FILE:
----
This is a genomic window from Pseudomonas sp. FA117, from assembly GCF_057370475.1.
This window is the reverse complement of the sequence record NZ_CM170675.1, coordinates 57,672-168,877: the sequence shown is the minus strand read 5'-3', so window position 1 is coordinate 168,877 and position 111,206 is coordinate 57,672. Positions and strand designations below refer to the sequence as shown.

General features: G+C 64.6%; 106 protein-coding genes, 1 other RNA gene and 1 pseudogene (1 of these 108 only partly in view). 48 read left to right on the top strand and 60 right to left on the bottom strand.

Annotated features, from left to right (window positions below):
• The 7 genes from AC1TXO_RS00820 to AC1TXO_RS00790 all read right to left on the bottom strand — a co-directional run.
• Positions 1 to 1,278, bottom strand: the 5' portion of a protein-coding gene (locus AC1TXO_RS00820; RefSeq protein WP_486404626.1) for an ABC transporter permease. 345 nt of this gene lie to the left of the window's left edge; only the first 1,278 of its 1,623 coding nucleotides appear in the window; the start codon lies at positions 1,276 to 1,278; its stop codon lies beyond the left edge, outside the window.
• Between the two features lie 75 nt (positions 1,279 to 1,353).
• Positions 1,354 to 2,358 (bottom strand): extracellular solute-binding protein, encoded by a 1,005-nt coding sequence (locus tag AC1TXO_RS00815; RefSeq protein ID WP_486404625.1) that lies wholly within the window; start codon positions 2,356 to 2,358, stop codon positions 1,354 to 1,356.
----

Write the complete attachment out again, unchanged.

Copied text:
This is a genomic window from Pseudomonas sp. FA117, from assembly GCF_057370475.1.
This window is the reverse complement of the sequence record NZ_CM170675.1, coordinates 57,672-168,877: the sequence shown is the minus strand read 5'-3', so window position 1 is coordinate 168,877 and position 111,206 is coordinate 57,672. Positions and strand designations below refer to the sequence as shown.

General features: G+C 64.6%; 106 protein-coding genes, 1 other RNA gene and 1 pseudogene (1 of these 108 only partly in view). 48 read left to right on the top strand and 60 right to left on the bottom strand.

Annotated features, from left to right (window positions below):
• The 7 genes from AC1TXO_RS00820 to AC1TXO_RS00790 all read right to left on the bottom strand — a co-directional run.
• Positions 1 to 1,278, bottom strand: the 5' portion of a protein-coding gene (locus AC1TXO_RS00820; RefSeq protein WP_486404626.1) for an ABC transporter permease. 345 nt of this gene lie to the left of the window's left edge; only the first 1,278 of its 1,623 coding nucleotides appear in the window; the start codon lies at positions 1,276 to 1,278; its stop codon lies beyond the left edge, outside the window.
• Between the two features lie 75 nt (positions 1,279 to 1,353).
• Positions 1,354 to 2,358 (bottom strand): extracellular solute-binding protein, encoded by a 1,005-nt coding sequence (locus tag AC1TXO_RS00815; RefSeq protein ID WP_486404625.1) that lies wholly within the window; start codon positions 2,356 to 2,358, stop codon positions 1,354 to 1,356.